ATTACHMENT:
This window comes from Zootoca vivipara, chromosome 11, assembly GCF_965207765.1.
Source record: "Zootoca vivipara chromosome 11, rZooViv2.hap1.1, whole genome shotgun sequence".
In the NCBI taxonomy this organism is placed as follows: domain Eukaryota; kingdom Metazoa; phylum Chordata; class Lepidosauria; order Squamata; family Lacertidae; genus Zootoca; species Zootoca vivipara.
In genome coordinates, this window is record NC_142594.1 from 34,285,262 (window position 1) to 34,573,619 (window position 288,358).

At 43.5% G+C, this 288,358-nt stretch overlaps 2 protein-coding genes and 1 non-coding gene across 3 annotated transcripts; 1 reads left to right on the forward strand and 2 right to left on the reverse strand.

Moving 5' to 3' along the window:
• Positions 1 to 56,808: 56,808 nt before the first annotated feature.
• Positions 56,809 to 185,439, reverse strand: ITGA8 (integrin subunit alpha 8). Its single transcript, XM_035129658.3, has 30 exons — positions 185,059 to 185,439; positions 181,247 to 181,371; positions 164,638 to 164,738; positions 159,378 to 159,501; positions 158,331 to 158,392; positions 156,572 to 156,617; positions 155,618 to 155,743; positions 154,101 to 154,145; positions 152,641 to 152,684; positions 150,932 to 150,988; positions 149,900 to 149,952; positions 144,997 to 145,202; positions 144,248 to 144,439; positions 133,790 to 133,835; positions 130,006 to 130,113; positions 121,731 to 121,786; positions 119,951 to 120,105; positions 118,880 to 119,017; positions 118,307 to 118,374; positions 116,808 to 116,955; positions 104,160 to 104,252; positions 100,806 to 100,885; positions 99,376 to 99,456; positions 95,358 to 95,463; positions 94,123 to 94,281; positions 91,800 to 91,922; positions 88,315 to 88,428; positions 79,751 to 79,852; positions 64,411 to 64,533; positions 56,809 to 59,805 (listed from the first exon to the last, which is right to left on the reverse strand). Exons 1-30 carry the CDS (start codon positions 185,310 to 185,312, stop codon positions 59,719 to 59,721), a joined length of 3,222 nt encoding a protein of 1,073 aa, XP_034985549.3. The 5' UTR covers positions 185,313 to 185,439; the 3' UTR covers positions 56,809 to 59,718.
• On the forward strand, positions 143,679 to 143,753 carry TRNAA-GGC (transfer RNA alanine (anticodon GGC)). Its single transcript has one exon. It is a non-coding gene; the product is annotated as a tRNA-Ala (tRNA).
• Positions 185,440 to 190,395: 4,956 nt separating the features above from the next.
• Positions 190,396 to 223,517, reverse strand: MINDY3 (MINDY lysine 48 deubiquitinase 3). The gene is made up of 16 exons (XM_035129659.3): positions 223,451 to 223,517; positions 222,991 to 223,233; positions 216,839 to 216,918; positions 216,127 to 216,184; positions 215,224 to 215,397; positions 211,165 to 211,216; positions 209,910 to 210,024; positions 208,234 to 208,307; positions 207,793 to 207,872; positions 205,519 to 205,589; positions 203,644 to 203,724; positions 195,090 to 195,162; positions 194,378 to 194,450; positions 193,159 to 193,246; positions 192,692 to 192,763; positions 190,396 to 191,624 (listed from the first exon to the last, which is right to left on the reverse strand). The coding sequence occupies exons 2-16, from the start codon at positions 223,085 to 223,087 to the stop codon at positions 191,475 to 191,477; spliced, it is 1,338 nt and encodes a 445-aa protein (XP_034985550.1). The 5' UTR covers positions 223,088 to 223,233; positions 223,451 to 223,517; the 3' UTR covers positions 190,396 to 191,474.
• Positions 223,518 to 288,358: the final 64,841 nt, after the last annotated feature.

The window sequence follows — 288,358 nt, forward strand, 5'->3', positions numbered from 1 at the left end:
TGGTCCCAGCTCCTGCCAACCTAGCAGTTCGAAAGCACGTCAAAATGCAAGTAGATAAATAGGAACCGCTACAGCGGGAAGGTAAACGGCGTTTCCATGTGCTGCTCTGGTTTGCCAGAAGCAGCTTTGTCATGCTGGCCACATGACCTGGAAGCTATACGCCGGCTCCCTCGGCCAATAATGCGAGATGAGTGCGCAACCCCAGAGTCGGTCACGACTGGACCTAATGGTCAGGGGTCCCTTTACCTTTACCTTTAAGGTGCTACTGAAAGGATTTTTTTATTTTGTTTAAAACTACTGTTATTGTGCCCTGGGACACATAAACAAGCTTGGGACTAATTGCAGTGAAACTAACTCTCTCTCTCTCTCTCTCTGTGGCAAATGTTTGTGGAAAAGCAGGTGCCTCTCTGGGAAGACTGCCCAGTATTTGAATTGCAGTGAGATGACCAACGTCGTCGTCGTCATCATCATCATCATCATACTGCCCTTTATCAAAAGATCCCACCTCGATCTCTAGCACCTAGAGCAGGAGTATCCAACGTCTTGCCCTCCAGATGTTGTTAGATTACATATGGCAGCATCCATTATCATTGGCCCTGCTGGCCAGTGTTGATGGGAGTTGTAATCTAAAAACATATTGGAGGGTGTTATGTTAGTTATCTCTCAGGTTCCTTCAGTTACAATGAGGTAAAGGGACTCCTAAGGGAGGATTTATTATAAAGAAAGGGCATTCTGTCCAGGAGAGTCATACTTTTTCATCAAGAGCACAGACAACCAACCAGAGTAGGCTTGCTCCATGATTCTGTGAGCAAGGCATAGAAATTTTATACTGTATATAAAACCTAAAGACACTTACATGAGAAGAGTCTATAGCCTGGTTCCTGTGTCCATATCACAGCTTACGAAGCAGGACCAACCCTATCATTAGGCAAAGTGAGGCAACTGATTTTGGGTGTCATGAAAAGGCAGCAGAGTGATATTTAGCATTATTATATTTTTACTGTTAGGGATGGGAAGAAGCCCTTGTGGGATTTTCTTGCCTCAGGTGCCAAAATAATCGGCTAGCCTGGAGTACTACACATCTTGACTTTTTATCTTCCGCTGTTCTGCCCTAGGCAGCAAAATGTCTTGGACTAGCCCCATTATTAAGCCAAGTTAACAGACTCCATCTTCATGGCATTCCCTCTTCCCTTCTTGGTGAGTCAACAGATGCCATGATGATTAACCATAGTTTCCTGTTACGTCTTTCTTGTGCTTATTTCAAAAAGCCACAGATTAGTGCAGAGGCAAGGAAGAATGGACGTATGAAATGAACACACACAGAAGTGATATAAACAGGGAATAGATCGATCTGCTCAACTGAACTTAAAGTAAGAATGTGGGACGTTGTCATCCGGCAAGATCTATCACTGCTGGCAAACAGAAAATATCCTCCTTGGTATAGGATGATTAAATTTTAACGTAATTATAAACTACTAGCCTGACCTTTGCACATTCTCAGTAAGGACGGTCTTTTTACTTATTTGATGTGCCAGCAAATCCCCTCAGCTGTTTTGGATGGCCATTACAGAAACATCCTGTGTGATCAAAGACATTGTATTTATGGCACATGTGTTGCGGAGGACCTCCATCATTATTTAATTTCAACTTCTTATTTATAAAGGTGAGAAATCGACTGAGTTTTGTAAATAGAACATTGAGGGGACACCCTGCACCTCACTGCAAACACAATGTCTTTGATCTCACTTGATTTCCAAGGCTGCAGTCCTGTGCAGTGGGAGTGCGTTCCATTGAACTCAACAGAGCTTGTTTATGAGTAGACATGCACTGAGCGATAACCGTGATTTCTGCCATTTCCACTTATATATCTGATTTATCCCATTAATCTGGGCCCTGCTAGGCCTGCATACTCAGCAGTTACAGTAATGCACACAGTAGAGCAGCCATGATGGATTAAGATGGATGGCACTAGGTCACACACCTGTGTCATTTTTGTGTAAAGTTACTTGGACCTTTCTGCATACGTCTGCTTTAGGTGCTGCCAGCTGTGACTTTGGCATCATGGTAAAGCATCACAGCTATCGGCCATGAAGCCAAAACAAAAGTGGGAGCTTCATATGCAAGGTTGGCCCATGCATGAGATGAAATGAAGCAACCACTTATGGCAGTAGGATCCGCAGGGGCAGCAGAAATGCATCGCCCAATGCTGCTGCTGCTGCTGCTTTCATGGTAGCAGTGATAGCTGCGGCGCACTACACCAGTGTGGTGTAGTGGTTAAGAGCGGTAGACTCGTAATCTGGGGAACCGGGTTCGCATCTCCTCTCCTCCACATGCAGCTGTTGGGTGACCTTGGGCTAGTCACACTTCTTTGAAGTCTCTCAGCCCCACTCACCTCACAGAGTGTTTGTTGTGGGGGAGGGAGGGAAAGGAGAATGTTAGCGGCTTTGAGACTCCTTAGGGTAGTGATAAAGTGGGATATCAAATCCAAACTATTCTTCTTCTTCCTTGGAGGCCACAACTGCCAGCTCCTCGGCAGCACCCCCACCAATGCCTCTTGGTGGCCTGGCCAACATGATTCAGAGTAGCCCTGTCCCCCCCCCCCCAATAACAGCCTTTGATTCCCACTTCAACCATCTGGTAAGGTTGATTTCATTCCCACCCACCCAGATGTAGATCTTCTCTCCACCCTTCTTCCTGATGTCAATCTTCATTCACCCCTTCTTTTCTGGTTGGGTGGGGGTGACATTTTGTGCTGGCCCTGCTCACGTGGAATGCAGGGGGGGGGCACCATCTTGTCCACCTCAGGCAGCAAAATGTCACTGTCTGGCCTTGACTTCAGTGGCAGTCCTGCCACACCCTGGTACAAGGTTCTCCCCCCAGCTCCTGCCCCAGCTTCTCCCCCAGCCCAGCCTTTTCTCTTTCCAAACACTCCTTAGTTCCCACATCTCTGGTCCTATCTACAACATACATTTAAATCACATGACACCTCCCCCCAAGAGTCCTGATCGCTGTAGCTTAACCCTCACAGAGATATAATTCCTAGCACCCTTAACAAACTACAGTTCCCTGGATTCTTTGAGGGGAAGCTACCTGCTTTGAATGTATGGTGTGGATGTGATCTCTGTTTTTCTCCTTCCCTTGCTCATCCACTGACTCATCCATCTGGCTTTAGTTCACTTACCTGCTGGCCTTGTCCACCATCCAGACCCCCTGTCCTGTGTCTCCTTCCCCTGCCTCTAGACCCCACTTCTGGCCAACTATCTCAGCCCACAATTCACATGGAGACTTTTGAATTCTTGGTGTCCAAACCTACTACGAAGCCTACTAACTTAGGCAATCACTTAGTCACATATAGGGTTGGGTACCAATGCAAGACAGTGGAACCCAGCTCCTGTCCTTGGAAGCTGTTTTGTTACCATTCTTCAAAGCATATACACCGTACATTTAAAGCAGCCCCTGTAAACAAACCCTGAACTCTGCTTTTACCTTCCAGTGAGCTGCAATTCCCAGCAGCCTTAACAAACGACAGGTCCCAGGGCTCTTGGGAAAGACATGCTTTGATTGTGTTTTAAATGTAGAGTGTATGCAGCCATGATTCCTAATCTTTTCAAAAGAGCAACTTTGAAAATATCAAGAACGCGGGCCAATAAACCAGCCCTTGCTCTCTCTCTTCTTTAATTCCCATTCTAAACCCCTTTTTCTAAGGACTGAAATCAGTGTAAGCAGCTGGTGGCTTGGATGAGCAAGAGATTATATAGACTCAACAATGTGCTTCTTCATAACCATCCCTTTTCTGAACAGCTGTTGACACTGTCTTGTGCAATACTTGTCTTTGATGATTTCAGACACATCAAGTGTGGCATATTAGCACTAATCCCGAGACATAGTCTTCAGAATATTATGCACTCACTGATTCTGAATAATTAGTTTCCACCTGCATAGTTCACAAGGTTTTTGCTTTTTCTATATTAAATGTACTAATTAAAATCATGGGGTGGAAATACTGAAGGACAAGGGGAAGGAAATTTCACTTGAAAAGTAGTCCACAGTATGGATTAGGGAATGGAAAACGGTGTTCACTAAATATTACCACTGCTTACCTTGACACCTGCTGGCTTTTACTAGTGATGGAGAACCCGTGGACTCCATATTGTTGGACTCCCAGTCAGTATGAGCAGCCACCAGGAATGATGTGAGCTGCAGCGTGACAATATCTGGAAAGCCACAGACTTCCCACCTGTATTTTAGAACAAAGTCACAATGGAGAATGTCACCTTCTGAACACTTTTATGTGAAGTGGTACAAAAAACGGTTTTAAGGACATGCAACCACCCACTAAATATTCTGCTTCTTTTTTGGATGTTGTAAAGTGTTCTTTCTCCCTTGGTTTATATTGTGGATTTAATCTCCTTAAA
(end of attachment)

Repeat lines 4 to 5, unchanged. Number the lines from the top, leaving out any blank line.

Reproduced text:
In genome coordinates, this window is record NC_142594.1 from 34,285,262 (window position 1) to 34,573,619 (window position 288,358).

At 43.5% G+C, this 288,358-nt stretch overlaps 2 protein-coding genes and 1 non-coding gene across 3 annotated transcripts; 1 reads left to right on the forward strand and 2 right to left on the reverse strand.